Many businesses, especially partnerships and corporations with a small number of shareholders, use contractual arrangements to control what happens if one owner dies or for any other reason the owners wish to go separate ways. These arrangements are called “buy-sell agreements.” If your business has multiple owners, you may want to consult an attorney and have an agreement drafted.
A buy-sell agreement can be used to prevent disruption by:
- Providing for the stable continuance of the business.
- Establishing a valuation process.
- Helping to solve estate-planning issues for the owners.
Continuance of the business
When a major owner of a business dies, becomes disabled or retires, having a plan in place is important. A buy-sell agreement can lay the groundwork for the remaining owner(s) to buy the departing owner’s interest, for the business (if a corporation) to buy back the ownership, or for the ownership to be sold outright.
Most small businesses are hard to value. Without the presence of a major owner, valuation can be even more difficult. Many buy-sell agreements stipulate some form of valuation model as part of the process of passing ownership. It may be a flat dollar value model, some multiple of earnings or cash flow, or some other formula driven method. Buy-sell agreements can also be drafted to create a situation where the value is based on what one owner is willing to pay the other owner for his or her interest.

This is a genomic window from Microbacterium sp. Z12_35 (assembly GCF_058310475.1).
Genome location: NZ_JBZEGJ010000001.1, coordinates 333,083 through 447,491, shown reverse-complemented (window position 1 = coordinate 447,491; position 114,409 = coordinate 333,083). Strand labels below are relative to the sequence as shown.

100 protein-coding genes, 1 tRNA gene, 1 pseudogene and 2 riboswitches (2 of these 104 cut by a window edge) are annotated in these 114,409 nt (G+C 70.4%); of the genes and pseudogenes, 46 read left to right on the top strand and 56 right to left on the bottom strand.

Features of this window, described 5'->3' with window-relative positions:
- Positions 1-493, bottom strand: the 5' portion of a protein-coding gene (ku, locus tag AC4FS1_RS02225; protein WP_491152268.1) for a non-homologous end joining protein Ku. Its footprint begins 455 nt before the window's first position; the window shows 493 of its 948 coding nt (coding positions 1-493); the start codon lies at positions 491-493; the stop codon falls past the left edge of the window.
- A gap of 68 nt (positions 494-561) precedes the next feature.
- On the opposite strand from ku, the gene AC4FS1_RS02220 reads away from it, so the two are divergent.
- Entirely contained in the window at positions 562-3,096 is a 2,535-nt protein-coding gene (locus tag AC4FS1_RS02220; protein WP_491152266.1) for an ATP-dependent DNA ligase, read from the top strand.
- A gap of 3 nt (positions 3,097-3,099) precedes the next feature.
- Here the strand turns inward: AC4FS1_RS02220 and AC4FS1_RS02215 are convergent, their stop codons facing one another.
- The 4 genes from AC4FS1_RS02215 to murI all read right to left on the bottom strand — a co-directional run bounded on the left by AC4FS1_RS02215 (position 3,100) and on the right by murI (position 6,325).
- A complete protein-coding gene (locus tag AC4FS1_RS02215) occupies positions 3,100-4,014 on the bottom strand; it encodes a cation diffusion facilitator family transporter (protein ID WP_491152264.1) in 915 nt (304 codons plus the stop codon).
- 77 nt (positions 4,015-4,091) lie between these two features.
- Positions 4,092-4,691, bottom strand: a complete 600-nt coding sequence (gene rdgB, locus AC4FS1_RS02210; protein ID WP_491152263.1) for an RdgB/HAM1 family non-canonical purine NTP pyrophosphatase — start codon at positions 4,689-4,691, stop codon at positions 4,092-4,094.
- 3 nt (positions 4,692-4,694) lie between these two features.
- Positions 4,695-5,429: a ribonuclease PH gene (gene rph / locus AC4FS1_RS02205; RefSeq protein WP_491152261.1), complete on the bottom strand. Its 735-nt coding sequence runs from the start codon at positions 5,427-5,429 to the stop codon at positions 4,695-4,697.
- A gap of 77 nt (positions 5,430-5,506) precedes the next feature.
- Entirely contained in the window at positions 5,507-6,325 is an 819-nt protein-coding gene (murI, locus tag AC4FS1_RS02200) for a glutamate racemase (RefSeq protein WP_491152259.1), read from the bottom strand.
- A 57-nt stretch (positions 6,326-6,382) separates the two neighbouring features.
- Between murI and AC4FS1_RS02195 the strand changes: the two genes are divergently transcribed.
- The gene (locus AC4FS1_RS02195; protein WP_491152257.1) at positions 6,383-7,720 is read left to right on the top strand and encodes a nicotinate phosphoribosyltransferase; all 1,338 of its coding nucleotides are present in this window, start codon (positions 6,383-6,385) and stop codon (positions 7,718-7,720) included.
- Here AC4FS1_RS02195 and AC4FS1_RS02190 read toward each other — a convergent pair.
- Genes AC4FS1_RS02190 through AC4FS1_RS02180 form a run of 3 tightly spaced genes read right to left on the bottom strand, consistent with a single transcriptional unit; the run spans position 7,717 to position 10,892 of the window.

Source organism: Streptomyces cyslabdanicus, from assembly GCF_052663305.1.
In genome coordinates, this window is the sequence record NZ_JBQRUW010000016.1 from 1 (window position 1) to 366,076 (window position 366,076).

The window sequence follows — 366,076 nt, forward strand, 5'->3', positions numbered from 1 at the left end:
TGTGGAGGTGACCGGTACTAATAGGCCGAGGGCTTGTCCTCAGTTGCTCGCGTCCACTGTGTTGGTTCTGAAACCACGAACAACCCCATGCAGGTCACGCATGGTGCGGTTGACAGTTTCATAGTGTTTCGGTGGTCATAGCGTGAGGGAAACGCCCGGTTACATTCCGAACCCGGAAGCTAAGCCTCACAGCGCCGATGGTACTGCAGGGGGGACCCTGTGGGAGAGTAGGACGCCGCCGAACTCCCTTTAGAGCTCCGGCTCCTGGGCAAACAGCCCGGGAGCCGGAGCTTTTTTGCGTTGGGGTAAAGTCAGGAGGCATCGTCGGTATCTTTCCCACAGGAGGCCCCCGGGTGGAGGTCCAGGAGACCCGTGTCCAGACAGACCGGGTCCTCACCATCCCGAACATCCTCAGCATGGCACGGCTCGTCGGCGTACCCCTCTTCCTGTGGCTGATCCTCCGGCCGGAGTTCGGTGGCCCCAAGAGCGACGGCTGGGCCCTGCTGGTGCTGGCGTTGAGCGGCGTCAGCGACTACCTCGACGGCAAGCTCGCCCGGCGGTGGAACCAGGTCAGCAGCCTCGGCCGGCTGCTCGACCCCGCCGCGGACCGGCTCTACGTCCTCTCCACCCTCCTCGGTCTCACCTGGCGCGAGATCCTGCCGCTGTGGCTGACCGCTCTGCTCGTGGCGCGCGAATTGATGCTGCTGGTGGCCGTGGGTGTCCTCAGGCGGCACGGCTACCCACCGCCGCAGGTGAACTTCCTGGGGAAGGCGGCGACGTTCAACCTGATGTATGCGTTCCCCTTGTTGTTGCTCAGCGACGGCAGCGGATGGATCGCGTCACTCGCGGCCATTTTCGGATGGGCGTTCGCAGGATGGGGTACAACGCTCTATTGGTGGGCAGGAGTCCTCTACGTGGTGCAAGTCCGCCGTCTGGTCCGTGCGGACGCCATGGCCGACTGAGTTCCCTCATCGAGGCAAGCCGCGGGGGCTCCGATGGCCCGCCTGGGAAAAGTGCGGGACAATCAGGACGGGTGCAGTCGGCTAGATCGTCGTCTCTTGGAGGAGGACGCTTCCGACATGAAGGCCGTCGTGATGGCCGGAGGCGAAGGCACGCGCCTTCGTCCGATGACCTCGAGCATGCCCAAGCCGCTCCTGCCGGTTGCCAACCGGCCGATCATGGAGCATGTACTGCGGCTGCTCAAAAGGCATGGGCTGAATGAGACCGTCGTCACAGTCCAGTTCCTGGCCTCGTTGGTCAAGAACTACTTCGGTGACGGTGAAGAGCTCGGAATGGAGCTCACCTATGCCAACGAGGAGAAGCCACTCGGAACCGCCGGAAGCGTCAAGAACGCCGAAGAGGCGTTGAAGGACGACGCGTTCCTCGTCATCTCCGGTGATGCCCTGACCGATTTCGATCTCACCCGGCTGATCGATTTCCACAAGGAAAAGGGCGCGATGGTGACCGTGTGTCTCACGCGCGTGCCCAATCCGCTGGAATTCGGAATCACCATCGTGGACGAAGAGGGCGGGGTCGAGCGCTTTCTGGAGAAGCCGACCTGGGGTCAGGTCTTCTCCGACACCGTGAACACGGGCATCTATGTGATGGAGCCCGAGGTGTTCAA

Estate planning issues
Many business owners face difficulty in creating effective estate plans. Some of the most difficult issues are:
- What happens to the owner’s interest in the business?
- How should the interest be valued for estate tax purposes?
- Will there be funds available to pay any estate taxes that may be due?
A buy-sell agreement can set the rules for the transfer of interest in the business. If the agreement stipulates a valuation method, that method may become the basis for valuing the business for estate purposes. The IRS doesn’t have to accept the valuation method, but often does if the method is reasonable. Finally, if there is a sale process set out in the buy-sell agreement, that process could include the new owner paying for the interest and any estate tax that may be due.
Prepare for the unexpected
If your business has multiple owners, you should probably have some form of contractual buy-sell agreement in place. Being prepared for the unexpected is good business. The process of creating the agreement will also probably result in the owners having frank discussions about the future of the enterprise — and that too is good business.
This news is provided as a service to you by Marlin Business Services Corp., a nationwide leader in commercial lending solutions for the U.S. small business sector. Marlin’s equipment financing and loan programs are available directly and through third-party vendor programs, including manufacturers, distributors, independent dealers and brokers, to deliver financing and working capital that help build your success.